Monday, 7 December 2015

This One Time - Alex van Tonder

Kudos to Alex van Tonder for so convincingly narrating this cultural expose from the dark recesses of the American male blogger's mind. This One Time delves into the 21st century 'make it big' mindset of the world of social media - not matter what the cost. The plot unfolds from a drug addled life of excess, the anti-hero Jacob Lynch, more popularly known via his blogger pseudonym, Brody Lomax. The Brody Lomax blog features a daily rhetoric that spews among other things, a constant supply of unashamed sexism and misogyny to a hungry (mostly male) public. A narcissistic character is depicted via the infamous Brody Lomax, however glimpses of a conscience can still be found in the drug addicted Jacob, even though he struggles to separate the two personas. When a sitcom deal that horrendously exploits both the naive and fame hungry women of New York takes off, Jacob reaches an all time low in his addiction, and, nudged by his agent, decides to use one of the many 'freebies' available to a popular blogger in the effort to sober up and complete his manuscript. The freebie being an exclusive getaway to The Delphine, a secluded luxury lodge in rural Alaska. Twiddling (for the last time) the world in the palm of an ungrateful hand, this is the last decision Jacob would make before fate - or something else- intervenes.
This book is at times gruesome and has a heavy edge of the cringe-worthy, but it nails the 'never ever enough' present day culture of social media, and the length's people will go to to be the new hit.
*Book sponsored by Pan Macmillan

Sunday, 8 November 2015

Dare Me - Megan Abbott

Megan Abbott wrote this book in such a way the there can be no mistake, this was written by a woman - someone who has had first hand experience in the angst of the teenage girl. She captures the nuances and complex emotions of female relationships perfectly, displaying the typical 'pack' mentality that happens in high school where the fragility and force of hierarchy is so, so real. Seeming to have had almost first hand experience about the cheerleading world in general, the book captivates you with its strong characters, who at different levels are all competing in some way or the other. The book is narrated by Addy Hanlon, lieutenant of the girl hierarchy that is led by Beth Cassidy, captain of the squad and girl-bully of note. That is, until Coach Colette French moves in and breaks the vice hold that Beth has on the squad, and on Addy. This was a fantastic read, and kept me guessing alot. I did though, find the heavy American slang and ever present high school lingo a bit distracting, making me re-read some paragraphs to make sure I got the gist of what was said. A psychological thriller that involves bullying, sexual confusion and expose into the secrets and lies of girl-world, as Coach said, 'there's something dangerous about the boredom of teenage girls'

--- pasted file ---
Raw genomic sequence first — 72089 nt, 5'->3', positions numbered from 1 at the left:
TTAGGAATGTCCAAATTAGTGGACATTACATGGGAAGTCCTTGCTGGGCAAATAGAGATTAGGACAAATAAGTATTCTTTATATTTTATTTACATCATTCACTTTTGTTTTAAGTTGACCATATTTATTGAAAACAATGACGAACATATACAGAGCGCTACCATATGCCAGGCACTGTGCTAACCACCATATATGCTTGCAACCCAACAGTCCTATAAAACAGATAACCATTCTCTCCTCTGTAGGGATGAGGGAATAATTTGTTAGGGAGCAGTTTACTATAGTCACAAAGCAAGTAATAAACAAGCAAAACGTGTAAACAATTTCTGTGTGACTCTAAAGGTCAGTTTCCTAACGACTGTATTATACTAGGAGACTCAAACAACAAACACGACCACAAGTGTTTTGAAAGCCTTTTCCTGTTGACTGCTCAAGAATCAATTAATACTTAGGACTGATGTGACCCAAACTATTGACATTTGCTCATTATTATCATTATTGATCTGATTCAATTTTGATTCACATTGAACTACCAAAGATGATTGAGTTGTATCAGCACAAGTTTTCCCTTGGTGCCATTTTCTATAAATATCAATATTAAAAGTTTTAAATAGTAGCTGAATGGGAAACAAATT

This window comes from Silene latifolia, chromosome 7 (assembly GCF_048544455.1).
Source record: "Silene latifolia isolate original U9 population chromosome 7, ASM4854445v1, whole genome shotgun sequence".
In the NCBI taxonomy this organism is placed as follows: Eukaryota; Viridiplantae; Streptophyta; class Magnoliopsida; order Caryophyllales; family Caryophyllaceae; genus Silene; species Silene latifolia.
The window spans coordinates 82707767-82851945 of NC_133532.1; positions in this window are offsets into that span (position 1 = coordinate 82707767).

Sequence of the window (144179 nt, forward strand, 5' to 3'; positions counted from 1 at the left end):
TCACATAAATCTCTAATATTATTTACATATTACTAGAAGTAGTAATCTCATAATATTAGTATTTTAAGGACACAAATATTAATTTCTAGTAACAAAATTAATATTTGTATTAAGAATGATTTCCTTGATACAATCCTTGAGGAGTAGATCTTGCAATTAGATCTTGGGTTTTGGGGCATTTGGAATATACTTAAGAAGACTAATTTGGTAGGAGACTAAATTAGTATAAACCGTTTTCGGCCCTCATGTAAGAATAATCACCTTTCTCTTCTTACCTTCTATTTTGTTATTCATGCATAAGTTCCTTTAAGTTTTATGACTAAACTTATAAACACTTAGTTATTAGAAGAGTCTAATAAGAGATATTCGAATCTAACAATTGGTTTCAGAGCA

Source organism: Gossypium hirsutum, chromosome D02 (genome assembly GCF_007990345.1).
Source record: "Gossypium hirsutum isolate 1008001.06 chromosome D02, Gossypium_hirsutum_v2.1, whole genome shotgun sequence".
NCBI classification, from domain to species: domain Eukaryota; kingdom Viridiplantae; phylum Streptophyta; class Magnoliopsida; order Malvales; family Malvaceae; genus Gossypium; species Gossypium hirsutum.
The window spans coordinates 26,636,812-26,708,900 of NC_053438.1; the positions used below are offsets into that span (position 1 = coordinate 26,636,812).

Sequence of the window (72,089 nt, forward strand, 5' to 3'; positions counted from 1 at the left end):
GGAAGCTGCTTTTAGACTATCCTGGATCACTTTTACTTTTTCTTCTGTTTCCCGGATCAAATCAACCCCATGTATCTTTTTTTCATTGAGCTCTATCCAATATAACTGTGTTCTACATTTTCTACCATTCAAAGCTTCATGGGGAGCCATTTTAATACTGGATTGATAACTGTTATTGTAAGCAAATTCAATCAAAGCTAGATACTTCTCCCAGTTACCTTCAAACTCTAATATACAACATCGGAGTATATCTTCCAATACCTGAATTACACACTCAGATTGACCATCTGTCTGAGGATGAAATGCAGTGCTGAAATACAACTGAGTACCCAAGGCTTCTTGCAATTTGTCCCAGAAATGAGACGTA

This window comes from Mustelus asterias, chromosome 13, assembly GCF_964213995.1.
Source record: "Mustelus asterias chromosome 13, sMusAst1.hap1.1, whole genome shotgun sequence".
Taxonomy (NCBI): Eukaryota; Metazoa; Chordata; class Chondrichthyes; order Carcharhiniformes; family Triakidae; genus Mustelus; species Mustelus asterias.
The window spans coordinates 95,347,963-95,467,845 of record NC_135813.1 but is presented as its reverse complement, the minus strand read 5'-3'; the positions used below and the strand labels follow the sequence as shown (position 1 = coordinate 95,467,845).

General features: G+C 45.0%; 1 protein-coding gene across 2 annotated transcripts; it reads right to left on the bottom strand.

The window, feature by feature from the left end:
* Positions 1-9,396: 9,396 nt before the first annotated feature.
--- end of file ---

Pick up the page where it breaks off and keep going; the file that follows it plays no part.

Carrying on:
Saturday, 26 September 2015

 And The Mountains Echoed - Khaled Hosseini

Khaled Hosseini  has a gift of creating characters that you feel like you’ve already met  at certain points in your life. Perhaps it’s a skill he acquired when he worked as a physician in California. The general atmosphere of his writing s sombre, with this imminent feeling of ‘something bad is going to happen’. Setting the scene in pre-war Afghanistan, I loved how he depicts the various faces, lives and personalities that can exist in a place typically typecast in the Western world . The characters were complex with full lives that one could place them anywhere in the world, except for the Afghan history and idiosyncrasies that underlie the story. Religion, culture and politics are the propellants of all his characters lives, and he certainly has a knack for depicting how the choices of one individual can impact so many people in generations to come. In the most haunting way, of course. I found the opening characters of Abdullah and his little sister Pari the most endearing throughout the book and was so invested in how their fathers onerous life would impact theirs. The characters became all the more believable as Hosseini chose not not stick to the third or first person only rule in his narrations, which gives the reader the different perspectives of each character. An Afghan by birth, the story telling is all the more poignant given the first hand experiences of the author.